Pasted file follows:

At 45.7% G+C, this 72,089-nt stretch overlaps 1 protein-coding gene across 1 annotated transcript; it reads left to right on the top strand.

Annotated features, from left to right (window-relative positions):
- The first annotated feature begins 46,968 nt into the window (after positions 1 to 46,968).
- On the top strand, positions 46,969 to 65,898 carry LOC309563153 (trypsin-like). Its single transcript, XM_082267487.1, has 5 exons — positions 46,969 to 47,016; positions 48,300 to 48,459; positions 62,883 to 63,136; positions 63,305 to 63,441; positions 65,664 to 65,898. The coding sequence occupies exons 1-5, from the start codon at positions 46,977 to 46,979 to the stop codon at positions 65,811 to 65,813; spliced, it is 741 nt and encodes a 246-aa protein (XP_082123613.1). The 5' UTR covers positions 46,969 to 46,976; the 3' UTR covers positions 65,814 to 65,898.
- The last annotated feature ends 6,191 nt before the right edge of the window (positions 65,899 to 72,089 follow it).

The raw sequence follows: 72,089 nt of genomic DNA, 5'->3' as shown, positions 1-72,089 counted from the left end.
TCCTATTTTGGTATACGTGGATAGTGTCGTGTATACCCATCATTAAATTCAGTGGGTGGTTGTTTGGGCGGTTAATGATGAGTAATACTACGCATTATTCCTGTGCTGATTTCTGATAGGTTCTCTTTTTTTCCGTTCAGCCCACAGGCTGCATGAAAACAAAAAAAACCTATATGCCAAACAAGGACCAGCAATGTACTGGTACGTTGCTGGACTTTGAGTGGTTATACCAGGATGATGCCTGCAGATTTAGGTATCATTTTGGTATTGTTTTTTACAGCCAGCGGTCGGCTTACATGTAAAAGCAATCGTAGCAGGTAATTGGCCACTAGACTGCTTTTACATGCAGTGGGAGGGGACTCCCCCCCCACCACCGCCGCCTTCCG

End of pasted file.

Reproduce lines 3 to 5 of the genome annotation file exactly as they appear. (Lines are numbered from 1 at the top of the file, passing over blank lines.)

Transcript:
- The first annotated feature begins 46,968 nt into the window (after positions 1 to 46,968).
- On the top strand, positions 46,969 to 65,898 carry LOC309563153 (trypsin-like). Its single transcript, XM_082267487.1, has 5 exons — positions 46,969 to 47,016; positions 48,300 to 48,459; positions 62,883 to 63,136; positions 63,305 to 63,441; positions 65,664 to 65,898. The coding sequence occupies exons 1-5, from the start codon at positions 46,977 to 46,979 to the stop codon at positions 65,811 to 65,813; spliced, it is 741 nt and encodes a 246-aa protein (XP_082123613.1). The 5' UTR covers positions 46,969 to 46,976; the 3' UTR covers positions 65,814 to 65,898.
- The last annotated feature ends 6,191 nt before the right edge of the window (positions 65,899 to 72,089 follow it).